We can talk about it until we’re blue in the face. We may write about it, speak on it, and build entire initiatives around it. If we have enough juice, in some circles we might even be able to insist we be called one.
But when it comes to what it really means to be a professional, as is always the case, titles, labels, and all manner of verbal branding have little to do with reality.
What we do speaks much more eloquently than what we say. (Or what our business card says.)
Professionalism is a characteristic. It is the sum of a set of traits that form the foundation for behavior in defining moments — whatever the venue might be.
When And Where Professionalism Is Defined
The only thing most of us are able to control with respect to this discussion is our own personal pursuit of the traits we deem central to professionalism.
The temptation is to actually believe that defining moments come with high visibility, and are heralded in some way.
Most of us know in our gut that true professionalism is defined daily — in scores of moments that are often more private than public. There is little fanfare.
Simply calling someone (or something) professional, does not make it so.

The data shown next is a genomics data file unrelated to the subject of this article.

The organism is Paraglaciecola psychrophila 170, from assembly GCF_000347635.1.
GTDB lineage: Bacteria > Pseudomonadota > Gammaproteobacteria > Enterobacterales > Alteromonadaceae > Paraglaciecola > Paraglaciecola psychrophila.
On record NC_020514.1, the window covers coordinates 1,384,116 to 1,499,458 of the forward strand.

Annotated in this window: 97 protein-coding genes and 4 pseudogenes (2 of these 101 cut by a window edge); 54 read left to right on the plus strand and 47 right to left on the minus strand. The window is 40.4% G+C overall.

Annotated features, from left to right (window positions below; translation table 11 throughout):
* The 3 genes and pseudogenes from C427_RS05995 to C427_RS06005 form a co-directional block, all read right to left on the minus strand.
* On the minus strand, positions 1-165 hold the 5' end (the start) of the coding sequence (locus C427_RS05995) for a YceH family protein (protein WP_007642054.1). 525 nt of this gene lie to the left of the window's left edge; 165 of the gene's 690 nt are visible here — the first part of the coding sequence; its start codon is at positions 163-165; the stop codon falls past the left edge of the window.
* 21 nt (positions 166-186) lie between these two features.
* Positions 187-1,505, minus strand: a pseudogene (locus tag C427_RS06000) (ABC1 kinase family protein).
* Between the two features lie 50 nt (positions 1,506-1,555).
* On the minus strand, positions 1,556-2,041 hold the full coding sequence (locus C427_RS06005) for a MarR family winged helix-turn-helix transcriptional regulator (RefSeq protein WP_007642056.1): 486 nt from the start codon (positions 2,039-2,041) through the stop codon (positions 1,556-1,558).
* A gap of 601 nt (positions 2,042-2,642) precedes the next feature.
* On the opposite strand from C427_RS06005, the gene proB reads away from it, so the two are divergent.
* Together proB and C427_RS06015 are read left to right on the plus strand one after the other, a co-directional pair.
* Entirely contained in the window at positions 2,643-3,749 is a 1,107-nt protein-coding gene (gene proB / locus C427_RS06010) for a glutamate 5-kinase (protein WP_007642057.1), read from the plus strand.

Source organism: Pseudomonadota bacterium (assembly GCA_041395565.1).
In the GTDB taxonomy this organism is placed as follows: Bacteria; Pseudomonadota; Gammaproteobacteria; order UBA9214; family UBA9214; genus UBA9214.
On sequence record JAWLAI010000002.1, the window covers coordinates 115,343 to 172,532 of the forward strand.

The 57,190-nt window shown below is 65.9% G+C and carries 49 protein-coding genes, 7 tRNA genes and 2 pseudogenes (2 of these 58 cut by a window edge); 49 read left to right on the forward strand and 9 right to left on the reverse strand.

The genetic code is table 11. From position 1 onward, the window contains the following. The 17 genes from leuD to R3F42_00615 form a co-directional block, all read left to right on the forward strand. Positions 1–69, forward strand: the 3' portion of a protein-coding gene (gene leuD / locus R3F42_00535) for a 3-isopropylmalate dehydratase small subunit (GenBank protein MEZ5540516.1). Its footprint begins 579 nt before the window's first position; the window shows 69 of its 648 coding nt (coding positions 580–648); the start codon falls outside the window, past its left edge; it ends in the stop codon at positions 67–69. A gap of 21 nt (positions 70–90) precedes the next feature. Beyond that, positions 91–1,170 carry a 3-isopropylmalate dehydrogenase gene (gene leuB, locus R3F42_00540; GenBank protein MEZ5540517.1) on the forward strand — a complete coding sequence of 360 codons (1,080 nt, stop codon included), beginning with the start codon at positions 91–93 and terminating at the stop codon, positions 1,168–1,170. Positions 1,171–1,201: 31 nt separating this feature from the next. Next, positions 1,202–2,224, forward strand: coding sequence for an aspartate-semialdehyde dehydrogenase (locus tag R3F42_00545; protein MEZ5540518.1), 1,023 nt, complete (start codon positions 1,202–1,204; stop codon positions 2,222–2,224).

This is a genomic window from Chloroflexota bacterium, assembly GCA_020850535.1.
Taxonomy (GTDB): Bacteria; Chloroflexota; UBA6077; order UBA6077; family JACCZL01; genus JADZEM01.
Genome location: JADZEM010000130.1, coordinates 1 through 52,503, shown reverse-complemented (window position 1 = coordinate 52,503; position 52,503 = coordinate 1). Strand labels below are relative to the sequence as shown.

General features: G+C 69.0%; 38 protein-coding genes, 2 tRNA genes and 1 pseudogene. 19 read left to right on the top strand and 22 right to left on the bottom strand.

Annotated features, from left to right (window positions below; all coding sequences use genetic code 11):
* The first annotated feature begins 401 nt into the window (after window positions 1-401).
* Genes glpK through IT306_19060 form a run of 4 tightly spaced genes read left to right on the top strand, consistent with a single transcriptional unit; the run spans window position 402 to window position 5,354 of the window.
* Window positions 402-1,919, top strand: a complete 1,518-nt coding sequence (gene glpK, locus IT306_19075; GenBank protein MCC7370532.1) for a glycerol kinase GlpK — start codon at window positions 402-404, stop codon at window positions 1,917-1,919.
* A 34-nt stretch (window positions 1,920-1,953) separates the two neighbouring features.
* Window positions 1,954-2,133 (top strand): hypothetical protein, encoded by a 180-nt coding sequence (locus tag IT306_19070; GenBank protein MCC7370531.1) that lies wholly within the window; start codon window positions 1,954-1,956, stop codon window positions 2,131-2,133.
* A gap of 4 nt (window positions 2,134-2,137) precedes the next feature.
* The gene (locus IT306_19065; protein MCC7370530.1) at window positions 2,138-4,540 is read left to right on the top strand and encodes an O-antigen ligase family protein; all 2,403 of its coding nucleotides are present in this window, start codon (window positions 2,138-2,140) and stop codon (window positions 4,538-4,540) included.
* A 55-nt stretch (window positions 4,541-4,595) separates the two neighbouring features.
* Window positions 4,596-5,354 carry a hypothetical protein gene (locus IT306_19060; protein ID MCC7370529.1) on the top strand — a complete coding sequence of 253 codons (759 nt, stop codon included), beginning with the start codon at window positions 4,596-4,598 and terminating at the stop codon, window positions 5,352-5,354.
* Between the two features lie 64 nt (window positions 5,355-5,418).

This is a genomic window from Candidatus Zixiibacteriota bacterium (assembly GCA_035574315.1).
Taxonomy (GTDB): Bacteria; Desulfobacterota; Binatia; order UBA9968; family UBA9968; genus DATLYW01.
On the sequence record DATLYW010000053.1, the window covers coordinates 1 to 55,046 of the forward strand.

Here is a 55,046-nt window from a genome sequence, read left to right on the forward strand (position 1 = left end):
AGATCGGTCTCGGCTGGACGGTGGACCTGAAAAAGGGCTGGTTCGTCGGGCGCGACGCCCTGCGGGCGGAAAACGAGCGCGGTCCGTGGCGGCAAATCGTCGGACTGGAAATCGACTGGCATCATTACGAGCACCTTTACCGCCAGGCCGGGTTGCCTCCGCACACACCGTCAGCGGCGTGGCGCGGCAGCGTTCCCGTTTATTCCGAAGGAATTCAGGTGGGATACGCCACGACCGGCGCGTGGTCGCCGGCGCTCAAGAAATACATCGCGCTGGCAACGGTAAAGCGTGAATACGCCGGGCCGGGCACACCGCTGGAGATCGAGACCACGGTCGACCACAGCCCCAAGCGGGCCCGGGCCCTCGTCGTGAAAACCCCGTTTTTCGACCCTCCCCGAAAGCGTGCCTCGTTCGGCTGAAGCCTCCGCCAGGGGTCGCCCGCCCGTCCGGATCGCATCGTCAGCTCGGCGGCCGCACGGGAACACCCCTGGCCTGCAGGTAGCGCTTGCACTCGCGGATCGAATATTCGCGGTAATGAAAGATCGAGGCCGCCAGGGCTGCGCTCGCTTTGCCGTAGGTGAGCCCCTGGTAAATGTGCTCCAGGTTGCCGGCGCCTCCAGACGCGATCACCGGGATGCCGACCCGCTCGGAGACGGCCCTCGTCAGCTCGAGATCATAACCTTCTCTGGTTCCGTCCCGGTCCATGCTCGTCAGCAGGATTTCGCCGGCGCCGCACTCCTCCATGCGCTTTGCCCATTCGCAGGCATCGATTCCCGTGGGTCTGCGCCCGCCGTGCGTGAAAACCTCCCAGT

In the interest of a productive pursuit, and with acknowledgment of personal blind spots, here is a six-pack of some of the traits I believe to be present in the consummate professionals I have had the opportunity to know.
- Professionals accept responsibility. They don’t whine or shrink in the toughest moments. Nor, it should be noted, do the best of the best demand the spotlight for sustenance.
- The professional possesses crystal-clear self-awareness, and is constantly honing the ability to identify personal limitations. This trait is manifest in honesty, intentional listening, and a big-picture perspective.
- Professionals don’t engage in meaningless turf wars, and do not tear down others. Rather, they build bridges, and are apt to deflect credit.
- The professional doesn’t avoid difficult moments, conversations or problem personalities.
- Professionals follow up, and follow through. Always. No matter what.
- The professional is always professional — without respect to position or title.
This is certainly not an exhaustive list. Have thoughts and/or additions that might be instructive for anyone aspiring to professionalism? Please contribute.